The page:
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‘Moral Pollution’ at the University of Chicago: The case of Dorian Abbot

The University of Chicago's William Rainey Harper Memorial Library

The University of Chicago's William Rainey Harper Memorial Library. (Thomas Barrat /

Note from Greg: I am sad to report that FIRE’s Senior Scholar in Human Development and Psychology, Pamela Paresky, who was our chief researcher for “The Coddling of the American Mind,” is finishing up her second fellowship at FIRE and will be moving on in the new year. I asked her to write a post about some key concepts from her four years as a psychologist working at a free speech organization. 

Key Concept — Moral Pollution: The phenomenon whereby, by virtue of its physical or conceptual proximity to someone or something immoral, an idea, a person, or an object is considered metaphorically contaminated. This can provoke powerful moral emotions like disgust and contempt.

Last month, Dorian Abbot experienced just how powerful “moral pollution” can be. 

Abbot, an associate professor of geophysics at the University of Chicago, recorded a series of videos explaining his concerns about how his department was implementing diversity, equity, and inclusion initiatives. Among other things, he rejected the idea that in order to hire and admit more women in science, the university needed to lower its standards. 

“Let’s support women in science by treating women and their scientific ideas with respect,” he said. “Let’s fight bias in science by working hard to reduce bias, not by introducing it. Let’s treat each applicant for conferences, fellowships, and faculty positions as an individual worthy of dignity and respect. Let’s treat all applicants fairly by judging them only on the basis of their ability and promise as scientists.”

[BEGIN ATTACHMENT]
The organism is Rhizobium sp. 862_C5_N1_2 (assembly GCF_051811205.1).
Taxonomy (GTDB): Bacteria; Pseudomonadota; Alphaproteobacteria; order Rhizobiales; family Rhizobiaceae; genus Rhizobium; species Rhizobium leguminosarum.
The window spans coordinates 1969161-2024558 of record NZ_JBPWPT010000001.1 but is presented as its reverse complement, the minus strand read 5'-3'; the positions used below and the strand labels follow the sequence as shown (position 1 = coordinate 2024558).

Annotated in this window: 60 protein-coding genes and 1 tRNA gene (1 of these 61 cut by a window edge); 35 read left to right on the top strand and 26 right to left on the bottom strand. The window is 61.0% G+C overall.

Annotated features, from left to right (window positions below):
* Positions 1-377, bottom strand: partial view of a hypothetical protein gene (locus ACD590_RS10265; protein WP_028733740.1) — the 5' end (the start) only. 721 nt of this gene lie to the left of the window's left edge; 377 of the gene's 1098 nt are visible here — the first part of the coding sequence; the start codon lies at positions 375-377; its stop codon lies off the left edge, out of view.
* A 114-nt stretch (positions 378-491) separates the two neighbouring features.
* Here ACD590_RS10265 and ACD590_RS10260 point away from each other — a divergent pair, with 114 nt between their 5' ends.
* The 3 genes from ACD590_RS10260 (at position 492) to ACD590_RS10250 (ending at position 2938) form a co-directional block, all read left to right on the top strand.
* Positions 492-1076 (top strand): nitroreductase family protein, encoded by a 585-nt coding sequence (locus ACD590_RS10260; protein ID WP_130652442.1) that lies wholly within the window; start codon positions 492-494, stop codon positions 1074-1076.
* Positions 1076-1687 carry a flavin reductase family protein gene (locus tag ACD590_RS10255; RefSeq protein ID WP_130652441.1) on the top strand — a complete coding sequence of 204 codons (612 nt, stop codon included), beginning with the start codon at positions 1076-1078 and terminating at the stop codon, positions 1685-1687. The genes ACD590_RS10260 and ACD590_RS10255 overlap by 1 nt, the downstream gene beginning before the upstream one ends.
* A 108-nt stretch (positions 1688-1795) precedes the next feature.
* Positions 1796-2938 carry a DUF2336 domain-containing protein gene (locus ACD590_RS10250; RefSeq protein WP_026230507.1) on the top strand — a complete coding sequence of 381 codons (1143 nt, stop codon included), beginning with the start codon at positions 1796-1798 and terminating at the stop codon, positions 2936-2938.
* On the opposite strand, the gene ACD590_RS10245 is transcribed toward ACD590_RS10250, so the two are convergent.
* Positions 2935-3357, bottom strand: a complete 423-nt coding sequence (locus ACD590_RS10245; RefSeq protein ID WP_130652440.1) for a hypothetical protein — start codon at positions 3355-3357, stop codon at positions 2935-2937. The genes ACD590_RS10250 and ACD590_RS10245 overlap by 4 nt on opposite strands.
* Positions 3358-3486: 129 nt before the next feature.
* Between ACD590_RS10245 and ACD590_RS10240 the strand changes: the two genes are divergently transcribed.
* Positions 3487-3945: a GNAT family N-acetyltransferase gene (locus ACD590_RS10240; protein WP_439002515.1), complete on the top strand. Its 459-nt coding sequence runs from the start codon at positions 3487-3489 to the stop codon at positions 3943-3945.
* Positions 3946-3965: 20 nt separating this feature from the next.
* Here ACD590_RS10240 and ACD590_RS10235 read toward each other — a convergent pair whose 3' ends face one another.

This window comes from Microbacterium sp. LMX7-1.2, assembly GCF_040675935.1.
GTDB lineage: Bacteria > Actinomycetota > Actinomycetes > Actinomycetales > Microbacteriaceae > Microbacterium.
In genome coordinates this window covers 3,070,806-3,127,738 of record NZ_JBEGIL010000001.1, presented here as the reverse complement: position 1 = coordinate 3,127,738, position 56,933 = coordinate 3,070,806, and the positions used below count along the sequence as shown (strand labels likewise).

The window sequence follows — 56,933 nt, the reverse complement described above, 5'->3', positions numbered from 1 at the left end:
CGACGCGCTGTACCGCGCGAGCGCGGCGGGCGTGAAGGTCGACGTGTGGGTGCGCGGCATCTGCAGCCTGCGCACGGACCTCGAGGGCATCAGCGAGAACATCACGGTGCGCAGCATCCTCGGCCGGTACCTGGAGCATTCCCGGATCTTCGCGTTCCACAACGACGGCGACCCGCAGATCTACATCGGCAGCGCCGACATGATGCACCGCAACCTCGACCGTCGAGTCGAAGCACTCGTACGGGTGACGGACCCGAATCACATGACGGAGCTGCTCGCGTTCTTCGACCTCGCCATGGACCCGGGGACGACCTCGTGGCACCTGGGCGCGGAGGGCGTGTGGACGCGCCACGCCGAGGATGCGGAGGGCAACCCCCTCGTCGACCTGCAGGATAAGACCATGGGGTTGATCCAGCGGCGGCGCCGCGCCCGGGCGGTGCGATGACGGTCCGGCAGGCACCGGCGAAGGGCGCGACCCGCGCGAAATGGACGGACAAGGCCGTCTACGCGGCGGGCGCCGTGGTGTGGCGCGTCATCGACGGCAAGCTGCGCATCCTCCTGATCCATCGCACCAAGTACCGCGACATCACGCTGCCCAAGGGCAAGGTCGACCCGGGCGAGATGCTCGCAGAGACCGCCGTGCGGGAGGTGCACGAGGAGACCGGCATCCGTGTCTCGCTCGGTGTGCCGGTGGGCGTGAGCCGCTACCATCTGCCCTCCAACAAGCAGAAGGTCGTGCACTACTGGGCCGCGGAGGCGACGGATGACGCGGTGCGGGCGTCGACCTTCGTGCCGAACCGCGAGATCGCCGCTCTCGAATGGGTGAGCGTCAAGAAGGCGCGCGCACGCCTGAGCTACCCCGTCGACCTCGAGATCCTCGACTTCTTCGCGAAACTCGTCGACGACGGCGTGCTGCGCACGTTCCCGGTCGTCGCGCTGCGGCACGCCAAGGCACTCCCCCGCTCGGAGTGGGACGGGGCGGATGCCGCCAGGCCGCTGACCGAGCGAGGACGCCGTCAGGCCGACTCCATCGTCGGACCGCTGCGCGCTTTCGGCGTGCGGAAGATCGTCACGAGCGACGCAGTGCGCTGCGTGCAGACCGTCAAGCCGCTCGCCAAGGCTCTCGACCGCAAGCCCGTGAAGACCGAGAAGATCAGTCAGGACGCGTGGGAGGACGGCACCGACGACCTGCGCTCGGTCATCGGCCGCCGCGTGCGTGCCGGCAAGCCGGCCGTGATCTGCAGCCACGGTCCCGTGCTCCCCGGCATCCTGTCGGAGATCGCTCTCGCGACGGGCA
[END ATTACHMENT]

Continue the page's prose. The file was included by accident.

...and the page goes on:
We have to learn to replace our tribal norms with civic norms.

In response, more than 100 students and postdoctoral fellows submitted a letter asking for Abbot to be sanctioned, and (among other things) to “protect” students and postdoctoral fellows currently working with him by allowing them to “opt out” of being his Teaching Assistants (while still being paid to do that job). Although there were no threats of any kind to anyone’s actual safety in anything the professor presented, his ideas, the letter claimed, “threaten the safety and belonging of all underrepresented groups within the department.”